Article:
tonight at Astronomical attention focuses on c/2022 E3 (ZTF). After a last visit about 50,000 years ago, the comet is returning, with the expectation that it will be able to be observed without the need for telescopes when it comes closest to Earth.
OC/2022 E3 (ZTF) it came from the Oort cloud, the large concentration of comets believed to exist at the edge of the solar system, located at a distance of 100,000 AU (average distance between Earth and the Sun). The Oort Cloud is also a quarter of the distance from Proxima Centauri, the closest star to the Sun.
Only one kilometer in diameter, This space traveler has its main attraction in the greenish tone. It is believed that the green glow, which is also present in other comets, it results from an interaction between sunlight and diatomic carbon. Diatomic carbon is an unstable, gaseous form of the element in which carbon atoms are bonded in pairs. Scientists say it forms in the comet’s head when larger carbon-based substances are broken down by sunlight as the comet approaches Astro-Rei.
When diatomic carbon is excited by UV rays, emits light, resulting in the greenish ‘coma’ seen around the comet’s nucleus. However, UV light can also reduce diatomic carbon, which experts say explains why the comet’s tail is less green.
c/2022 E3 has been visible for several days now, leading many astrophotographers to point lenses in its wake, as is the case of the Portuguese Miguel Claro.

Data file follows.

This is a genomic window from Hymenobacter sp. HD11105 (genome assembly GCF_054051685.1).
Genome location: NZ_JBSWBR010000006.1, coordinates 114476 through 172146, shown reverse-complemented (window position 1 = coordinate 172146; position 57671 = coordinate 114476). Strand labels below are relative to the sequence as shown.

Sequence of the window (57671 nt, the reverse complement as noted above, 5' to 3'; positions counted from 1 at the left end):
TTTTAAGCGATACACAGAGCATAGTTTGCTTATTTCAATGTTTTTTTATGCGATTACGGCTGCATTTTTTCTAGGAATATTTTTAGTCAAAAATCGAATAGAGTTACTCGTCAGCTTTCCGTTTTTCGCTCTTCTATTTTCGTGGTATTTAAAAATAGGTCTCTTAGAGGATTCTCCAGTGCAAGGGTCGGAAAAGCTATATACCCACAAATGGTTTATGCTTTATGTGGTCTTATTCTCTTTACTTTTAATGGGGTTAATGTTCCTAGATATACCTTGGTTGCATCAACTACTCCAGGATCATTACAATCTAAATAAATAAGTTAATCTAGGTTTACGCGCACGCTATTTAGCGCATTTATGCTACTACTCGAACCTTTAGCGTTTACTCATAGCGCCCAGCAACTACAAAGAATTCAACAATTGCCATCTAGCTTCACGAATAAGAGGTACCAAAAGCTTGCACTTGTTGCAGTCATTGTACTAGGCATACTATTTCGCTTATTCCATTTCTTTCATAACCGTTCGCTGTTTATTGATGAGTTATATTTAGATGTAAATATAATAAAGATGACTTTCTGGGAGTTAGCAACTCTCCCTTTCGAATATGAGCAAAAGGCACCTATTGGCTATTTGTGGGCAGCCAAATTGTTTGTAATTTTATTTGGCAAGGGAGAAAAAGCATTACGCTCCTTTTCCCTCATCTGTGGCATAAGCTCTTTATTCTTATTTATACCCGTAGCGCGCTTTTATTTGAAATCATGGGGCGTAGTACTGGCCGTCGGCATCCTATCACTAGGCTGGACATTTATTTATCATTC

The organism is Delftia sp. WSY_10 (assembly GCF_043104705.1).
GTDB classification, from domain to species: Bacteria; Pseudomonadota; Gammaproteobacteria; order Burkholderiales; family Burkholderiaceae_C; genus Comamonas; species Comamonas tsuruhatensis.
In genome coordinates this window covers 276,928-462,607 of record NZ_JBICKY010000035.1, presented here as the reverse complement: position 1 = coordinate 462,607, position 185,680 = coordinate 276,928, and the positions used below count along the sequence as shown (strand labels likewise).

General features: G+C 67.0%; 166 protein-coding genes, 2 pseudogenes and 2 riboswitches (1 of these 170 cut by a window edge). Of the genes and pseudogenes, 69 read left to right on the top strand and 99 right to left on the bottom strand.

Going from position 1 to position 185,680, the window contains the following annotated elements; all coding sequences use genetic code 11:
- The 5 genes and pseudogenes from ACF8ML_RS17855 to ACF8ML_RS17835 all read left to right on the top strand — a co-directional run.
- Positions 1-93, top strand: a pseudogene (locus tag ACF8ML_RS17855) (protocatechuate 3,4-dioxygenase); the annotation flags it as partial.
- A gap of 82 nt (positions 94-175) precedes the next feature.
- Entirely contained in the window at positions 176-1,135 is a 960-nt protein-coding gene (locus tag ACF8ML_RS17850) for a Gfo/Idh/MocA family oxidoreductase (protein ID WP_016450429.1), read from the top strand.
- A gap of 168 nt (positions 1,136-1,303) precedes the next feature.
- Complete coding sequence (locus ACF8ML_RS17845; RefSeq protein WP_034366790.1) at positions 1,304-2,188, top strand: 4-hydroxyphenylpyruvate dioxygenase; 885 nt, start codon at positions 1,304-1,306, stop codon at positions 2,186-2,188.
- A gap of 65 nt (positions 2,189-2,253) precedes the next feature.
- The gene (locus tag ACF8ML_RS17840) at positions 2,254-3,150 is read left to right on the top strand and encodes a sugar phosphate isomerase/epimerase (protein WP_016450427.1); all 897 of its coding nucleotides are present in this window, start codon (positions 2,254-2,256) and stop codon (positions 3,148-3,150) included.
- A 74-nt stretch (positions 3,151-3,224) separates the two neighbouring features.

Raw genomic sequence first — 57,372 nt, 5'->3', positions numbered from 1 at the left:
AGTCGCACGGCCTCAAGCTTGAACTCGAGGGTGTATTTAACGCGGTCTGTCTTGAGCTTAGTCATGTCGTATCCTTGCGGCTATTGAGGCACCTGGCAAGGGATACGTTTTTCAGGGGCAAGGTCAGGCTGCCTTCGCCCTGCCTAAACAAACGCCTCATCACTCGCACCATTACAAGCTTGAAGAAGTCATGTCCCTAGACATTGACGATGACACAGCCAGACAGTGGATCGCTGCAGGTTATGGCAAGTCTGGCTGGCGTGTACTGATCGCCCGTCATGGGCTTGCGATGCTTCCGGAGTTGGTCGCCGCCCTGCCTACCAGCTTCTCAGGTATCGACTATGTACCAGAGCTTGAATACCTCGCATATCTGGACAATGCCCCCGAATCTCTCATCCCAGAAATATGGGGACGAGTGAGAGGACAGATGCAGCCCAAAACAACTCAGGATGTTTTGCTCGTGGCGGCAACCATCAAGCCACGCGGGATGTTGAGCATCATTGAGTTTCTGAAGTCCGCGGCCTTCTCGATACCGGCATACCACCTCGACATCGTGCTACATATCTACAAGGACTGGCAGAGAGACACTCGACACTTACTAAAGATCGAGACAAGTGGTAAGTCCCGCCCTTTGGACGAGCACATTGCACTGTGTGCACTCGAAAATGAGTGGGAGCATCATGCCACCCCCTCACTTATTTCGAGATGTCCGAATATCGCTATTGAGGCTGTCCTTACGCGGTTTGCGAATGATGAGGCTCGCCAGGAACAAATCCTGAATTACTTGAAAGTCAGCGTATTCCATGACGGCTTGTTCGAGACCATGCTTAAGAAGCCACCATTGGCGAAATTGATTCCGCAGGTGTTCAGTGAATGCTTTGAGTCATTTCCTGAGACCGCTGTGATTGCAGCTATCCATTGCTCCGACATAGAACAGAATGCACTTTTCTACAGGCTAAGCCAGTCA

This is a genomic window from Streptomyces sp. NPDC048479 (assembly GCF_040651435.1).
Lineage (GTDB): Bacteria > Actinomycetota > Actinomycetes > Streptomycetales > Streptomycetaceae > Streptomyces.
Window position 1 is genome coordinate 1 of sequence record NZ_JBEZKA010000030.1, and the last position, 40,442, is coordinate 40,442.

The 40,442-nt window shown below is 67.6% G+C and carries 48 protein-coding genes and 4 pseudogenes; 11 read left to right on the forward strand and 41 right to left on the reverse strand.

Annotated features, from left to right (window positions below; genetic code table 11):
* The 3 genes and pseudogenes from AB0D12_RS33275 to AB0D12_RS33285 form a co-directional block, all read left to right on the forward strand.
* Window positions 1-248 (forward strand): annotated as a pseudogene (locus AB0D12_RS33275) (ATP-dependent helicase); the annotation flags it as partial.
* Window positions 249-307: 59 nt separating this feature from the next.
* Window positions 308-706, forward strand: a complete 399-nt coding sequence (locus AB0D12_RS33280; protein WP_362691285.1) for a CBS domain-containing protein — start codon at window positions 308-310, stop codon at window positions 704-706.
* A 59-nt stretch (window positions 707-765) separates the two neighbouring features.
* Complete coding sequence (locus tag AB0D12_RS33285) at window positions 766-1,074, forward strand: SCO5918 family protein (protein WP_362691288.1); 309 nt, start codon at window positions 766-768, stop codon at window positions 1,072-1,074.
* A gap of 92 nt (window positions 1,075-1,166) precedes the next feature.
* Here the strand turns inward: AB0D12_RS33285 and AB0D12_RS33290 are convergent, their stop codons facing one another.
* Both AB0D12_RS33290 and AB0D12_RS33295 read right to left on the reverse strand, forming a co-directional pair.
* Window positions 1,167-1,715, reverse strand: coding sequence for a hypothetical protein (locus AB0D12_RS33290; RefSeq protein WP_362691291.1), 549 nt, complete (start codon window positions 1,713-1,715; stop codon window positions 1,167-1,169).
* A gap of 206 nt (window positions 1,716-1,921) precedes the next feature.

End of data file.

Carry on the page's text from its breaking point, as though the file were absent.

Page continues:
Check out some of the Cometa c/2022 E3 images already taken
Miguel Claro has documented the comet’s visit from the Alqueva Dark Sky Observatory in Portugal and in addition to the images, he also shared a video.
The best time to observe the small greenish rocky body is recorded this morning. Once all the conditions are met, the Comet c/2022 E3 can even be seen “with the naked eye”, no visual protection is required. It will help if you are in a place without light pollution and without clouds. Through a pair of binoculars, the space traveler should appear as a colorless and diffuse object, not showing its strange green tone.
THE height of greater visibility starting around 23:50 in mainland Portugal this Wednesday, ending with the light of dawn on February 2nd.
Another way to watch the transit is through live broadcasts, such as the one made by The Virtual Telescope Project, which accompanies the astronomical broadcast from 04:00 this Thursday.